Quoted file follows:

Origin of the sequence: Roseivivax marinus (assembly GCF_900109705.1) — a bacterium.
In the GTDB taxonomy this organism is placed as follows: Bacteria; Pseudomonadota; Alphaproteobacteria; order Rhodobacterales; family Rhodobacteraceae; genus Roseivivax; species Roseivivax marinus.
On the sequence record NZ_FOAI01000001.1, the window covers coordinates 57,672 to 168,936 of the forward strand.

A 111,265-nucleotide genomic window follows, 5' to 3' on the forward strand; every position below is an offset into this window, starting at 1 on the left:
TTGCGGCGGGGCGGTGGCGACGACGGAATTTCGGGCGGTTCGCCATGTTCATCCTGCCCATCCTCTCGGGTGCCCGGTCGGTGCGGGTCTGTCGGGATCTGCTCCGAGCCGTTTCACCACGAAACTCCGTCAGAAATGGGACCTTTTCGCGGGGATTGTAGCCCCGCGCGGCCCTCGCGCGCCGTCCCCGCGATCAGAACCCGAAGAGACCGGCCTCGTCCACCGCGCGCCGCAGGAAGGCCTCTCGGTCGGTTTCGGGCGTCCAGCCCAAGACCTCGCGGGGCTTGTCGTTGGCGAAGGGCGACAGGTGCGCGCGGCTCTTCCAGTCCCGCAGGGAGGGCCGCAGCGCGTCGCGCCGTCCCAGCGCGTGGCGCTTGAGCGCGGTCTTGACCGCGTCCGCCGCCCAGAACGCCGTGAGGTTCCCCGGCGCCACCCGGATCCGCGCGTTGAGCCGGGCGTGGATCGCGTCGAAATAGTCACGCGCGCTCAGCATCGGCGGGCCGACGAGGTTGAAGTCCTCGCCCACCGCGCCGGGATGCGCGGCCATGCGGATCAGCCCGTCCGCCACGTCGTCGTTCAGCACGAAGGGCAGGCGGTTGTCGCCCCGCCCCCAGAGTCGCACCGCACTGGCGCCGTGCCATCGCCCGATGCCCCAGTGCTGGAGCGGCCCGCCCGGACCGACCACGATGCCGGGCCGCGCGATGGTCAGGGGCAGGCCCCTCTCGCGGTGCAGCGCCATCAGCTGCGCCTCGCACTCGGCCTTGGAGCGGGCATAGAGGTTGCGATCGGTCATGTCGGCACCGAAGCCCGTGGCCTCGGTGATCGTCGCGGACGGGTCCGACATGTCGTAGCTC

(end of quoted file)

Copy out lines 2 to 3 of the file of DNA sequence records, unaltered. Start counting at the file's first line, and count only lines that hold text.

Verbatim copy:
In the GTDB taxonomy this organism is placed as follows: Bacteria; Pseudomonadota; Alphaproteobacteria; order Rhodobacterales; family Rhodobacteraceae; genus Roseivivax; species Roseivivax marinus.
On the sequence record NZ_FOAI01000001.1, the window covers coordinates 57,672 to 168,936 of the forward strand.